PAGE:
You’re probably familiar with the most common plant-based diets, like vegetarianism and veganism. But did you know other healthy diets rooted in fruits, vegetables, and grains exist?
These plant-based diets are inspired by the natural foods humans had eaten for thousands of years. What’s more, these plant-based diets are better for the environment. By cutting out meat, you can help reduce greenhouse gas emissions and preserve biodiversity.
Let’s dive in to a few of these alternative plant-based diets.
The Mediterranean Diet has gained momentum recently. It’s based on the common diet denominators of countries like Spain, France, Greece, Italy, Morocco, and Turkey – all of which have very low rates of heart disease. The Mediterranean diet is also linked to reduced risk of cancer, Parkinson’s disease, and Alzheimer’s disease. The diet emphasizes balance, low consumption of red meat, sugar, and saturated fats in favor of fruits, vegetables, olive oil, whole grains, nuts, and lean protein.
The flexitarian concept is a fairly loose one. Also called “semi-vegetarianism,” it focuses on plants and is largely vegetarian, but its adherents do occasionally eat meat. The result helps you cut down significantly on your meat consumption while also acknowledging that humans have evolved as omnivores and that giving up meat entirely is sometimes impractical.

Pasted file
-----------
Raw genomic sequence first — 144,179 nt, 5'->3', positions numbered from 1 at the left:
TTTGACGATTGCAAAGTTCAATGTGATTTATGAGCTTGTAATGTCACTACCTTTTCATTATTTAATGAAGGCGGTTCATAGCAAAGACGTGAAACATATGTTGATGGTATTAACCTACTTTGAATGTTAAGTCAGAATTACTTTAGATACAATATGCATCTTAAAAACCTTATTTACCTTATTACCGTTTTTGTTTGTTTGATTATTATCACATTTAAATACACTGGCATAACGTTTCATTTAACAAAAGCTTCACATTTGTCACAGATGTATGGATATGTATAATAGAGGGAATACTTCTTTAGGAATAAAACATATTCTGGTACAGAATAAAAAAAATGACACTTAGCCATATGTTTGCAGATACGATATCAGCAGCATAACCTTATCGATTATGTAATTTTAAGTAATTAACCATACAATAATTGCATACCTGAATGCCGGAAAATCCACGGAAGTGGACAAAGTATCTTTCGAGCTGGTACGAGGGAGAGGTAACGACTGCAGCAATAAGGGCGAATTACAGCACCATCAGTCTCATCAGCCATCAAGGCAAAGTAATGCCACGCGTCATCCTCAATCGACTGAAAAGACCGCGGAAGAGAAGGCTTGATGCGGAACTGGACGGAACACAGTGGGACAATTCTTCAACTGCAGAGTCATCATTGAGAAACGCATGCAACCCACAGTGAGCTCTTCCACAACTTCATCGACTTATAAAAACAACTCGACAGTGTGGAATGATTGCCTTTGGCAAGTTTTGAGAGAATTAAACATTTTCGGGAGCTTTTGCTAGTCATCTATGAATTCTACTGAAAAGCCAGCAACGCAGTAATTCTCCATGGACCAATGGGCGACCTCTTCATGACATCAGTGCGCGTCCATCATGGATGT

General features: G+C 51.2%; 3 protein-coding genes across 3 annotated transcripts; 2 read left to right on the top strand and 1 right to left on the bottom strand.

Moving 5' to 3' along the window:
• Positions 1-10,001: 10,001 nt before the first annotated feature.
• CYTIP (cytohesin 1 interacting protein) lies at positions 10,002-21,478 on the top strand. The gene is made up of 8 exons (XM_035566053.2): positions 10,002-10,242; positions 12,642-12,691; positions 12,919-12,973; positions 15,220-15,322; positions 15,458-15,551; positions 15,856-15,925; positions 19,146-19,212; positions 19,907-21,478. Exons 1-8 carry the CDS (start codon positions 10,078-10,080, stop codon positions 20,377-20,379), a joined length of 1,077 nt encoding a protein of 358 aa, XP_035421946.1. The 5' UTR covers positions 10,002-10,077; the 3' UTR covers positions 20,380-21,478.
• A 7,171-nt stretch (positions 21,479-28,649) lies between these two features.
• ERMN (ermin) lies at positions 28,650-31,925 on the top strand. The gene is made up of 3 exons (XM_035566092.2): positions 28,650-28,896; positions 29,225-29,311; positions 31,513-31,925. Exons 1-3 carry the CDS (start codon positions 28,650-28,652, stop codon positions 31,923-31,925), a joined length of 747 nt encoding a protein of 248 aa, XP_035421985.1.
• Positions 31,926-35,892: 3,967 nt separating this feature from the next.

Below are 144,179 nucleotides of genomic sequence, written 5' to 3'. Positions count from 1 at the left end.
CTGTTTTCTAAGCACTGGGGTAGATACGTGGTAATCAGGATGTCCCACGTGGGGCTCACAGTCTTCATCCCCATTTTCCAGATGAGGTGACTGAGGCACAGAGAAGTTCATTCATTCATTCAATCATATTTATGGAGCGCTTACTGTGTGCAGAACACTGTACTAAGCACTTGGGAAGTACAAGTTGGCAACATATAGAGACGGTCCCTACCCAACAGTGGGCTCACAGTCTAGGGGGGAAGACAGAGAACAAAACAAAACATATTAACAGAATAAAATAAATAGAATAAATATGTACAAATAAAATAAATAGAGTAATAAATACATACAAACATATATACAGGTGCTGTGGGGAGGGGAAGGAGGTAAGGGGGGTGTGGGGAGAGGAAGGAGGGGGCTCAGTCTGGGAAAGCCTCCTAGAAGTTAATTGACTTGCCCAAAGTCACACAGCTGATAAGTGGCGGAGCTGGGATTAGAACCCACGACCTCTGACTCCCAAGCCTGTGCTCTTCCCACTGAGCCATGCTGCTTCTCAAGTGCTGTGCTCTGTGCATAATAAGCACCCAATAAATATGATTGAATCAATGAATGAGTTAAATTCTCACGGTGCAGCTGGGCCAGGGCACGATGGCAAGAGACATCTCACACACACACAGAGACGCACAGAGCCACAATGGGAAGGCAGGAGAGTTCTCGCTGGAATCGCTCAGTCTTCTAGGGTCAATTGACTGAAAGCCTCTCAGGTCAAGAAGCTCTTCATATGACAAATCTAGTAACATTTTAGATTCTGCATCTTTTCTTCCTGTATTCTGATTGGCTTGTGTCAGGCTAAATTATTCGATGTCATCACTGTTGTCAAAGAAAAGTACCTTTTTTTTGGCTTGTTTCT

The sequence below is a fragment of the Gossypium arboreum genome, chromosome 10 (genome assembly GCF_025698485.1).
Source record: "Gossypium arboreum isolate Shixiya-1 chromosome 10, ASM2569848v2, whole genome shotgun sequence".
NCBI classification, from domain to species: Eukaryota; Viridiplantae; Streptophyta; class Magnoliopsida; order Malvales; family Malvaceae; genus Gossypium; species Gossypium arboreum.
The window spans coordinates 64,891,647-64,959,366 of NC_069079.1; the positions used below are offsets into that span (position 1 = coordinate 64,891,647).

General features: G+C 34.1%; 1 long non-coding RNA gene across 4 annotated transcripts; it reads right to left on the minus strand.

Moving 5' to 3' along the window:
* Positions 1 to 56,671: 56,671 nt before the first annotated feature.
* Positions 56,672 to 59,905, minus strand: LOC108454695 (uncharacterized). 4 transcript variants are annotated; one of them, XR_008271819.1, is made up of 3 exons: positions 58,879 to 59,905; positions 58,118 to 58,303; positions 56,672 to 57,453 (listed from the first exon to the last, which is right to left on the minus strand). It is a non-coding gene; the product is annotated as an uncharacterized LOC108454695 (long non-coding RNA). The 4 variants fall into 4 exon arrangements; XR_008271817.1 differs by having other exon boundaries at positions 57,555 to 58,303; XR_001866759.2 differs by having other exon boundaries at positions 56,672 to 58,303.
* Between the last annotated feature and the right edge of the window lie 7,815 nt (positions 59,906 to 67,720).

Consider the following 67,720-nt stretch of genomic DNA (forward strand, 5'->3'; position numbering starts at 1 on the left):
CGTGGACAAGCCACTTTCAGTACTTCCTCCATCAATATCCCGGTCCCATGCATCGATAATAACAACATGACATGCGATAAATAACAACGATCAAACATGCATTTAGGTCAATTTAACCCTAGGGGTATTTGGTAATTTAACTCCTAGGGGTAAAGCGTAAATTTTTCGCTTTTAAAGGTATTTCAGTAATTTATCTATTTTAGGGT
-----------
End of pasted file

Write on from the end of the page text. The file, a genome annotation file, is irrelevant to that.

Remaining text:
The anti-inflammatory diet focuses on eliminating foods that can cause inflammation – which in turn can lead to or aggravate chronic disease. The diet, in a broad sense, emphasizes eating fresh foods, minimizing consumption of processed foods, and eating a high volume of fruits and vegetables. It also focuses on fiber-rich foods like whole grains and produce like okra, eggplant, onions, bananas, and blueberries.
The ever-popular, low-carb Atkins diet is a proven way to lose weight. But the original diet focuses heavily on meat consumption, which may not sit well with those inclined towards vegetarianism. The Eco-Atkins twist involves a high-fiber diet focused on beans, nuts, high-protein vegetables, and grains like couscous and pearl barley. This can be one of the most challenging plant-based diets due to its restrictiveness, but it’s been successful at helping adherents lose weight and lower cholesterol at the same time.